Our schools are not factories, they are places where students learn.  Our students are not products, they are human beings with great potential.

As an educator, my principal objective when I enter a classroom is to foster “social capital,” a concept that has been studied at length by political scientist Robert Putnam.  Social capital is an essential component of a productive, thriving community where people engage each another in a wide variety of ways.  Schools play an important role here because they are sites where people not only develop their knowledge, but also construct meaningful, lasting bonds, thereby leading to higher levels of trust, cooperation and reciprocity in the broader society.  To facilitate the construction of social capital as a teacher, I believe in the following: effectively communicating with my students to ensure I meet their needs; challenging them to explore course content through a student-centered approach; and encouraging the connection of theory and practice.

Effective communication between the instructor and student is necessary for both to be successful in their respective endeavors.  I have a professional obligation to ensure my expectations and directions are clear and concise – from the course syllabus and weekly assignments to class activities and unit exams.  Furthermore, I need to be conscious of time when assessing student work and include feedback beyond mere letter grades.  This is important so people can learn not only how to improve, but also what they have done correctly.  If someone’s performance is low or has declined, privately speaking with that individual is necessary to determine why he or she has is having difficulty.  Lastly, accessibility is vital because of the incredible cross section of students that often attend community colleges.  In my experience of having both attended and taught in this environment, I know that an instructor must be sensitive to the different life experiences of others.

Many of the issues discussed in a political science course are contentious because most people have an ideological leaning.  Answering political questions such as “Does the Bill of Rights to the U.S. Constitution guarantee a right to privacy?” and “Should government intervene in a capitalist economy?” are rather challenging for even the most informed citizen.  Here it is imperative that I utilize a student-centered approach that encourages them to explore how many issues are more complex than some might initially believe.  By assigning thought-provoking articles to read, prompting students with questions, and relating the issues to everyday life we may discover ideas that cause us to reevaluate our own positions.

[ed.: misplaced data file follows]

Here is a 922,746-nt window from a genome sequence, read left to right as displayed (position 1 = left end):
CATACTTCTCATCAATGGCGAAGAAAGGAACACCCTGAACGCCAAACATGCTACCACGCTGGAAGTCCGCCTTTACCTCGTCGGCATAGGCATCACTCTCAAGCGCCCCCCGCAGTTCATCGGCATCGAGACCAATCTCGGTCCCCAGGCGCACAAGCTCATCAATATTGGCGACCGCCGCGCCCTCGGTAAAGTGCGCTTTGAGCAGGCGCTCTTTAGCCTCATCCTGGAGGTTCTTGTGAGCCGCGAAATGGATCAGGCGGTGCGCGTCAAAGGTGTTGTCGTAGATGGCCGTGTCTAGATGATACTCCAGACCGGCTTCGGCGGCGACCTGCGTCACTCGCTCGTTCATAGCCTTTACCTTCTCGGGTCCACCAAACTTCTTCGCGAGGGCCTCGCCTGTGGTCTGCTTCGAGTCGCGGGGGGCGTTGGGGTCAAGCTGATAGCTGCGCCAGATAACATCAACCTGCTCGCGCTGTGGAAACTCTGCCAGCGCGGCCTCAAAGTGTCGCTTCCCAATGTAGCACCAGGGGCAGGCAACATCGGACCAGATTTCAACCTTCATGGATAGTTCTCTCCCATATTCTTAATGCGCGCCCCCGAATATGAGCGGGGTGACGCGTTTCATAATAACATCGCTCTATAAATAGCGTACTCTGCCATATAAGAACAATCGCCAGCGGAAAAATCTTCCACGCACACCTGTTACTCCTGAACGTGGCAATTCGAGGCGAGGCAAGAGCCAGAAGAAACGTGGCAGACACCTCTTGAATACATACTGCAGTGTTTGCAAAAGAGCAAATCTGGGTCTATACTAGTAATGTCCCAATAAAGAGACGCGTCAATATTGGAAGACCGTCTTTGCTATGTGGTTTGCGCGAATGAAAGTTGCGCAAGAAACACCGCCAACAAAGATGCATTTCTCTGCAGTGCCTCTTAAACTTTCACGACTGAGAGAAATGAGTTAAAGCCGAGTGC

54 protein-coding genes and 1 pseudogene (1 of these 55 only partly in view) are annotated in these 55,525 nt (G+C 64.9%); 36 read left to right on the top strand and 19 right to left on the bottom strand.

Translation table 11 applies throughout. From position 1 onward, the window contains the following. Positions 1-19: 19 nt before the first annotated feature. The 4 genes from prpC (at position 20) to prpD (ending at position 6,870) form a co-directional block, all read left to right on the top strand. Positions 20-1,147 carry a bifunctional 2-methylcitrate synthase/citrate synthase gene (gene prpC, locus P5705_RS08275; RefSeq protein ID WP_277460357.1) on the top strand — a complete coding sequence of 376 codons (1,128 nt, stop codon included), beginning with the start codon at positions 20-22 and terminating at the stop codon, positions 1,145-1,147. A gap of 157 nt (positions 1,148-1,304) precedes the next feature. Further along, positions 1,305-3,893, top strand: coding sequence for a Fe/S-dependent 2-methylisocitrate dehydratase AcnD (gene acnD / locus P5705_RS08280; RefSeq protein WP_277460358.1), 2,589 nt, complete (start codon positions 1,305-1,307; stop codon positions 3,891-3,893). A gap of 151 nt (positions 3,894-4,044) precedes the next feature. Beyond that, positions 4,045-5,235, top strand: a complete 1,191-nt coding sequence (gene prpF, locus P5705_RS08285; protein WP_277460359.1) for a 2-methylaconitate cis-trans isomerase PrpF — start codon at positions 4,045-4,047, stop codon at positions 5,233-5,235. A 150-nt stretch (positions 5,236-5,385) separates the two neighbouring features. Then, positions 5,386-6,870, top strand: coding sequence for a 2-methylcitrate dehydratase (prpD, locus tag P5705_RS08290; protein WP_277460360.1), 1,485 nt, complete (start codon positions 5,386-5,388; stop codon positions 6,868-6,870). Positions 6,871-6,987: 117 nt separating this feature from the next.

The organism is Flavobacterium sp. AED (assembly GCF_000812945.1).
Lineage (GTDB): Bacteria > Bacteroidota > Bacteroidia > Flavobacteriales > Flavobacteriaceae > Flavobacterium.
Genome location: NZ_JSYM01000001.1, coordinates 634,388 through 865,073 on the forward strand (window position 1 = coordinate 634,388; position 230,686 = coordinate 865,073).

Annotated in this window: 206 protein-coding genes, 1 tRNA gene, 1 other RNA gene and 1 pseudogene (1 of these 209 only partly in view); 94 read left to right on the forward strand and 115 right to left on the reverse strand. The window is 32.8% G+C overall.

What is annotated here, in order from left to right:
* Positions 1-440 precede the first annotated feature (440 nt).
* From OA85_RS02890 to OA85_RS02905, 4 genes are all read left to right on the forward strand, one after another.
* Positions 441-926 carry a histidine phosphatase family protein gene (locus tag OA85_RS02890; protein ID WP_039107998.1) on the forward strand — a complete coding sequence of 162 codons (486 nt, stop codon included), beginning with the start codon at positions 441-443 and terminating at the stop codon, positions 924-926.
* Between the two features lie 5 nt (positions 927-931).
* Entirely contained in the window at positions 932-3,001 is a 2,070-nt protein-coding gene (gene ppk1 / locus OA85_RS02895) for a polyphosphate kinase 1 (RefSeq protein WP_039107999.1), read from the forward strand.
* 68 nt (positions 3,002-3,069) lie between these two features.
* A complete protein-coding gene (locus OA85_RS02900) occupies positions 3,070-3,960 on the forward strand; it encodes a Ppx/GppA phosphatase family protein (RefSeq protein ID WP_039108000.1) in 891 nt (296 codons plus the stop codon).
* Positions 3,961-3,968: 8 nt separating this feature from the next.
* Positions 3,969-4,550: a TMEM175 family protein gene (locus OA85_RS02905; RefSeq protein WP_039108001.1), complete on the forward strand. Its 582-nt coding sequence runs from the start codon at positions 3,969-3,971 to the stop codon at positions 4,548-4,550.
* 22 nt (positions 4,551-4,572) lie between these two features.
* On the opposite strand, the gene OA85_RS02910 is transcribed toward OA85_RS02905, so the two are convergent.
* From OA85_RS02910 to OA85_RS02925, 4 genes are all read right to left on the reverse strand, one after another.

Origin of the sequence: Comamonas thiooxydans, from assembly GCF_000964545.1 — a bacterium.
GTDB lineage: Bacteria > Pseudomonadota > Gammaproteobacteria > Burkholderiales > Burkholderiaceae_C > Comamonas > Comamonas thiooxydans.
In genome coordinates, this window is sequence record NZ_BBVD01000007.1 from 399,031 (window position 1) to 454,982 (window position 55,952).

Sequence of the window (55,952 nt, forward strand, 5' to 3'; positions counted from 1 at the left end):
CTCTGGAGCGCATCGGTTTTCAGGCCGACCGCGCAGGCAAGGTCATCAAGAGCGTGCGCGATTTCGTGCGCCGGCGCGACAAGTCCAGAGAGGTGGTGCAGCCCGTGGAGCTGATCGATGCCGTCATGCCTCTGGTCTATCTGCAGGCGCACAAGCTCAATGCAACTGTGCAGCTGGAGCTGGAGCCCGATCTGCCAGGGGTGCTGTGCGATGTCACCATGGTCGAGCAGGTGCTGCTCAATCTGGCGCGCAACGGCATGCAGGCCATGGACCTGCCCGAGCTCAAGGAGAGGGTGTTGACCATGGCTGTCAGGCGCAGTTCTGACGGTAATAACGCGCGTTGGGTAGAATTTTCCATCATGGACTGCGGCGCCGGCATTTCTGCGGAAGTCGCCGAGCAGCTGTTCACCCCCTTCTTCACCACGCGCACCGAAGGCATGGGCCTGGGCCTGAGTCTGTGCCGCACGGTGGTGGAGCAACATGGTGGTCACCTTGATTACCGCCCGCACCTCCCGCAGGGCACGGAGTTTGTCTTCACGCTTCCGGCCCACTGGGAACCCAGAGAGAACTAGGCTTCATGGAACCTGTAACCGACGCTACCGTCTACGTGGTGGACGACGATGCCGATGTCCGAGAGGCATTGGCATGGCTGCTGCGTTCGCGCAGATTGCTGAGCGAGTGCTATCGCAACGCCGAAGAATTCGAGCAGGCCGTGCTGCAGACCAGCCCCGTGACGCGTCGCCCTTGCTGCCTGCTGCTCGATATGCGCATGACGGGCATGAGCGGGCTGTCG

Finally, I believe in connecting thought and action whenever possible.  People need to recognize the opportunities they have to engage political actors and institutions because this is how they can advance issues that matter to them.  In a democratic republic such as ours we should celebrate our right to vote in elections, publish our ideas on a weblog, speak at city council meetings, run for office, write letters to officials and the local newspaper, and even protest if such an approach is warranted.  The discipline of political science is unique when compared to others, in that, it can teach us not only about the operation of governing institutions, but also the means by which everyday citizens may engage in the process.  For example, I have asked my Federal Government students to write an informed letter regarding an issue they care about to either their member of Congress or the local newspaper.  When I teach Texas Government, I ask them to interview a local public official or a full time employee of a non-profit organization involved in issue advocacy.  They have the latitude to choose according to their interests.

The classroom can be a transformative place when students have an instructor who challenges them to excel and develop their intellectual potential.  Moreover, some of what an instructor teaches his or her students should also have applications beyond the walls of the school itself.  I believe that nurturing human relationships is a core element to not only educational, but also lifelong, success.  As Robert Putnam has found in his research, a higher level of social capital is an important component of communities where people care about one another, and where they care about the system of government under which they live.  My objective as a college instructor is to build social capital through openly communicating with my students, stimulating thought about complex issues that have far reaching implications using a student-centered approach, and encouraging participation in the democratic process that we hold dear.